# Trisectrix of Maclaurin

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Maclaurin's Trisectrix as the locus of the intersection of two rotating lines

In geometry, the trisectrix of Maclaurin is a cubic plane curve notable for its trisectrix property, meaning it can be used to trisect an angle. It can be defined as locus of the point of intersection of two lines, each rotating at a uniform rate about separate points, so that the ratio of the rates of rotation is 1:3 and the lines initially coincide with the line between the two points. A generalization of this construction is called a sectrix of Maclaurin. The curve is named after Colin Maclaurin who investigated the curve in 1742.

## Equations

Let two lines rotate about the points ${\displaystyle P=(0,0)}$ and ${\displaystyle P_{1}=(a,0)}$ so that when the line rotating about ${\displaystyle P}$ has angle ${\displaystyle \theta }$ with the x axis, the rotating about ${\displaystyle P_{1}}$ has angle ${\displaystyle 3\theta }$. Let ${\displaystyle Q}$ be the point of intersection, then the angle formed by the lines at ${\displaystyle Q}$ is ${\displaystyle 2\theta }$. By the law of sines,

${\displaystyle {r \over \sin 3\theta }={a \over \sin 2\theta }\!}$

so the equation in polar coordinates is (up to translation and rotation)

${\displaystyle r=a{\frac {\sin 3\theta }{\sin 2\theta }}={a \over 2}{\frac {4\cos ^{2}\theta -1}{\cos \theta }}={a \over 2}(4\cos \theta -\sec \theta )\!}$.

The curve is therefore a member of the Conchoid of de Sluze family.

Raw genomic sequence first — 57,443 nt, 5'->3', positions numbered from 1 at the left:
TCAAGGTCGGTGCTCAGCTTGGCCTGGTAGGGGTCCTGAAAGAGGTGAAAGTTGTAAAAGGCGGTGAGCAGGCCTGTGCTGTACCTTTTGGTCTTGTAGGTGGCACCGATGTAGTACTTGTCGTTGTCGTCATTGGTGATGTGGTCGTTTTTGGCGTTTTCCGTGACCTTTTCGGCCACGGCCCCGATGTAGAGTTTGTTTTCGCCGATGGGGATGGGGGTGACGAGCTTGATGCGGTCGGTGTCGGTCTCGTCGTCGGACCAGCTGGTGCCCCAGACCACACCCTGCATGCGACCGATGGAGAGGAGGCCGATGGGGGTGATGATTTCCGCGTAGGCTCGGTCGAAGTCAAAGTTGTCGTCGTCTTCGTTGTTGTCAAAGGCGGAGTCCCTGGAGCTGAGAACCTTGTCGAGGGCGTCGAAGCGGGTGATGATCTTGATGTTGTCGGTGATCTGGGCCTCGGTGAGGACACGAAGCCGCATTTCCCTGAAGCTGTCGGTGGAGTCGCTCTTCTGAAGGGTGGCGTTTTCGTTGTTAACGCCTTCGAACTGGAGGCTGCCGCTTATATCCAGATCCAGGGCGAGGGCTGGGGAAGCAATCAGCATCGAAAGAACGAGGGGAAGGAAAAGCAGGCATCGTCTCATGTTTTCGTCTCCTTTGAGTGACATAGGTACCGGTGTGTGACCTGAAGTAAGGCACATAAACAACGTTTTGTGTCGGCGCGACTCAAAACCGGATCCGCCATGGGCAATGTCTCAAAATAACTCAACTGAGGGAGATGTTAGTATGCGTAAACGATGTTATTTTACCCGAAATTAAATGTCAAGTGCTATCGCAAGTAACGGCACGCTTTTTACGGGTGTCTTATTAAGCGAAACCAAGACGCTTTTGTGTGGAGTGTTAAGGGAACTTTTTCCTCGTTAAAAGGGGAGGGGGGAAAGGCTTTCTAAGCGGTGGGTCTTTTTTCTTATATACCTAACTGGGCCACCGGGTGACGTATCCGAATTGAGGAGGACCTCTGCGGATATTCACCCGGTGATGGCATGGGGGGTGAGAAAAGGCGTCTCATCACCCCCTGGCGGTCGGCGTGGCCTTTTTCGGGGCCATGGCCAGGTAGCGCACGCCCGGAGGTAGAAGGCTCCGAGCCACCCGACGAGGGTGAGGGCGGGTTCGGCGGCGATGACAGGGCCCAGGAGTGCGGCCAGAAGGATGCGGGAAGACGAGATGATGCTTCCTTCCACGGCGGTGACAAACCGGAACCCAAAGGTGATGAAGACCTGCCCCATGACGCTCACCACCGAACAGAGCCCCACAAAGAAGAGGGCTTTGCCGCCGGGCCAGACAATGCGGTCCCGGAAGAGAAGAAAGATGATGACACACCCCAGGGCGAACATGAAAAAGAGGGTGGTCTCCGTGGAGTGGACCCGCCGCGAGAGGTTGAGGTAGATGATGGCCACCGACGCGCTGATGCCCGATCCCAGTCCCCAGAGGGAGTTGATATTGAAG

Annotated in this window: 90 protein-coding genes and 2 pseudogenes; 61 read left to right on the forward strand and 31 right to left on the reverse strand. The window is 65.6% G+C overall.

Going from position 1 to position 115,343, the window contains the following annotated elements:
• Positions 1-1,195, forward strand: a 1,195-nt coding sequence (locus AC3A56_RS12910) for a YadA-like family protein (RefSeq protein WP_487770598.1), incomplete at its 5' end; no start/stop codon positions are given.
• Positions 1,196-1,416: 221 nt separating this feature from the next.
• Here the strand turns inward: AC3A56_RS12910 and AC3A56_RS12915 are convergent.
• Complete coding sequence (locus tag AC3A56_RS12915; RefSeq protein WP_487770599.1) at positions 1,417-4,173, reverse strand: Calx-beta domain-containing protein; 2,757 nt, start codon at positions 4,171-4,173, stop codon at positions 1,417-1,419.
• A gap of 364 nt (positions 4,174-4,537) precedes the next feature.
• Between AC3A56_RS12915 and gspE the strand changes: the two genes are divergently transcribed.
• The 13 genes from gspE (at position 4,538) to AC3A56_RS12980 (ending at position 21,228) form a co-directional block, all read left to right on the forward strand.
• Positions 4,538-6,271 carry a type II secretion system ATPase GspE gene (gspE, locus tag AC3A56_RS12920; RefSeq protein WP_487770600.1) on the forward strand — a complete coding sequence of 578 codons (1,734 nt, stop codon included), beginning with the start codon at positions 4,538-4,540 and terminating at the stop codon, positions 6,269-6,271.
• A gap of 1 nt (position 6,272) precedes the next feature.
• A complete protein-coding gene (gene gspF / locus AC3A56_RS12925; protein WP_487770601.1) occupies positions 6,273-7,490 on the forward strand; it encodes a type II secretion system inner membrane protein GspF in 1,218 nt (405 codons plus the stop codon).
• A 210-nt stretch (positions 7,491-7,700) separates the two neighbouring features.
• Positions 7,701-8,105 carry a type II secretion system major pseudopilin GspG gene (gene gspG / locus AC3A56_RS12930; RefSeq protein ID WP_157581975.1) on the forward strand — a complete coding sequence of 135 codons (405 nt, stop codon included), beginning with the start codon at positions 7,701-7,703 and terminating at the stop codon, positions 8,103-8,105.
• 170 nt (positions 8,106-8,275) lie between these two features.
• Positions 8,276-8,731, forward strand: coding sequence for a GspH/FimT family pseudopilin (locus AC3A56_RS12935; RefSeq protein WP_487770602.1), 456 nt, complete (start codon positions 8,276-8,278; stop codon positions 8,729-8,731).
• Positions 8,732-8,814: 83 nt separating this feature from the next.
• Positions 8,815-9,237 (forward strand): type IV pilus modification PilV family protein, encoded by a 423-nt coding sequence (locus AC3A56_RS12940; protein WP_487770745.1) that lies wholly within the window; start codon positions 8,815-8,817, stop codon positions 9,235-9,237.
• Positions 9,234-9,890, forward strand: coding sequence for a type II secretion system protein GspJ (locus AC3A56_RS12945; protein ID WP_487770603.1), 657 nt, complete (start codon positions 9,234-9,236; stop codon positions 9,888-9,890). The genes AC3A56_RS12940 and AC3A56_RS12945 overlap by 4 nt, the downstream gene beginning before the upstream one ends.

In Cartesian coordinates the equation of this curve is

${\displaystyle 2x(x^{2}+y^{2})=a(3x^{2}-y^{2})\!}$.

If the origin is moved to (a, 0) then a derivation similar to that given above shows that the equation of the curve in polar coordinates becomes

${\displaystyle r={\frac {a}{2\cos {\theta \over 3}}}\!}$

making it an example of an epispiral.

## The trisection property

The Trisectrix of Maclaurin showing the angle trisection property

Given an angle ${\displaystyle \phi }$, draw a ray from ${\displaystyle (a,0)}$ whose angle with the ${\displaystyle x}$-axis is ${\displaystyle \phi }$. Draw a ray from the origin to the point where the first ray intersects the curve. Then, by the construction of the curve, the angle between the second ray and the ${\displaystyle x}$-axis is ${\displaystyle \phi /3}$

## Notable points and features

The curve has an x-intercept at ${\displaystyle 3a \over 2}$ and a double point at the origin. The vertical line ${\displaystyle x={-{a \over 2}}}$ is an asymptote. The curve intersects the line x = a, or the point corresponding to the trisection of a right angle, at ${\displaystyle (a,{\pm {1 \over {\sqrt {3}}}a})}$. As a nodal cubic, it is of genus zero.

## Relationship to other curves

The trisectrix of Maclaurin can be defined from conic sections in three ways. Specifically:

${\displaystyle 2x=a(3x^{2}-y^{2})}$.
${\displaystyle (x+a)^{2}+y^{2}=a^{2}}$
and the line ${\displaystyle x={a \over 2}}$ relative to the origin.
${\displaystyle y^{2}=2a(x-{\tfrac {3}{2}}a)}$.

In addition:

## References

• J. Dennis Lawrence (1972). A catalog of special plane curves. Dover Publications. pp. 36, 95, 104–106. ISBN 0-486-60288-5.
• "Trisectrix of Maclaurin" at MacTutor's Famous Curves Index
• "Trisectrix of MacLaurin" on 2dcurves.com
• "Trisectrix of Maclaurin" at Visual Dictionary Of Special Plane Curves